In Part 1, Chapters 1 and 2 of The Stranger, how does Meursault both engage in and reject the customs of a Roman Catholic funeral and why?
Meursault engages in several customs of the Roman Catholic funeral. He partakes in two parts of the three-part funeral service for Maman: the vigil and the funeral. Yet he skips the third part: the burial. He wears a black tie to display publically that he is mourning but wears this attire while attending a comedic film with a girlfriend, with whom he consummates a sexual relationship later that day. The partial adherence to and partial rejection of these Catholic traditions suggests a character in flux. Meursault adheres to some traditions because they are expected, and it may be easier for this passive character to follow along with them rather than mount a robust rebellion. However, he rejects other traditions that are inconvenient for him—he skips the burial because he wants to get home and sleep, for example—because he suspects that these traditions are meaningless.
Based on Part 1, Chapter 2 of The Stranger, why does Meursault hate Sundays, in particular?
In the Christian tradition, Sunday is the Lord's Day, a day set aside for service to and worship of God. Christians believe that God freed the world from sin and death on a Sunday, and the day is intended for joyful praise. Meursault mentions that on Sunday "I was a little bored and I wandered around the apartment." Then he comments that the apartment was the right size when his mother was alive, but it is too big now. On Sundays, while others in a religious society celebrate the freedom from death provided by a Christian afterlife, Meursault is confined in a large apartment that reminds him of his dead mother. As an atheist Meursault does not enjoy a belief in the freedom from death. On the contrary, he lives with the constant reminder of his impending death, which is especially difficult to deny on Sundays when he does not have the distraction of work.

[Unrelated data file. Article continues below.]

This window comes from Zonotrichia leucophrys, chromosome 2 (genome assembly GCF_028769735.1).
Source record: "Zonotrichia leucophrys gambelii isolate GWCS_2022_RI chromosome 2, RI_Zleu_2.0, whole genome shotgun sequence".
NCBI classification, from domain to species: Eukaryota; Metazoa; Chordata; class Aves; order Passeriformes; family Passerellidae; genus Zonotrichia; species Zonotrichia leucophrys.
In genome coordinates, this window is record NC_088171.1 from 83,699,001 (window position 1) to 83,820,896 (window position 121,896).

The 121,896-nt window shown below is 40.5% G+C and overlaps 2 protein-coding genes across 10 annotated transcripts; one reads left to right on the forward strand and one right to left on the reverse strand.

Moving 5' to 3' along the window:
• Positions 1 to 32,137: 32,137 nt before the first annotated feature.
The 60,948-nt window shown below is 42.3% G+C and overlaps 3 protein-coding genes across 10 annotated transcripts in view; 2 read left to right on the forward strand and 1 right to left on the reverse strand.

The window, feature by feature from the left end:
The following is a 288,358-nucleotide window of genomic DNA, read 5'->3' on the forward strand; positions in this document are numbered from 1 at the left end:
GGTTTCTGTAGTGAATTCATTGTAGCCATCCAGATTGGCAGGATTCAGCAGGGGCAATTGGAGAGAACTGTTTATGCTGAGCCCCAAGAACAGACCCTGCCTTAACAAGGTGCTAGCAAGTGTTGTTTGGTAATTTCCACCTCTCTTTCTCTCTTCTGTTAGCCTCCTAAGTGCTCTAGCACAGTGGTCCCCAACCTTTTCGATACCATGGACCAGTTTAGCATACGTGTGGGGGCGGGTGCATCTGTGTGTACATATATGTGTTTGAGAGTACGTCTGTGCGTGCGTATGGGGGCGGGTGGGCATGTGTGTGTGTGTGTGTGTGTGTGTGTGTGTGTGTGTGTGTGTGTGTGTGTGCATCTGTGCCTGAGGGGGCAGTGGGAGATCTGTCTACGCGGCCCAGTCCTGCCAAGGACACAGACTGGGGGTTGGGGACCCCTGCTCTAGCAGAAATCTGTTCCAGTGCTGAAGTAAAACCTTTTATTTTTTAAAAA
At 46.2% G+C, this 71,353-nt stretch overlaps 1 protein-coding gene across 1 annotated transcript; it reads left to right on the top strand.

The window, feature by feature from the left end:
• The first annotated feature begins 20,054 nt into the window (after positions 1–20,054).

In Part 1, Chapter 3 of The Stranger, how does Camus develop the theme of the physical life?
First, Meursault experiences physical pleasure by washing and drying his hands at work at lunchtime, when the roller towel is dry. In the evening the towel is wet, and the experience is less enjoyable. The sensation of the dry towel is so important to Meursault that he mentions the situation to his boss. However, Meursault's boss dismisses the issue as "a minor detail." This scene highlights the marked difference between Meursault and others. Meursault experiences major events, such as the death of a mother, as minor, and minor events, such as the sensory experience of a dry hand towel, as major. Later, Meursault and a co-worker and friend named Emmanuel run after a truck to catch a free ride. For the friend, the experience is expectedly fun, and he laughs about it. However, Meursault becomes immersed by the experience: "I was engulfed by the noise and the dust." In fact as he runs after the truck, Meursault is conscious only of the physical sensations he experiences. Pleasant physical sensation seems to be the only thing in which Meursault finds any value.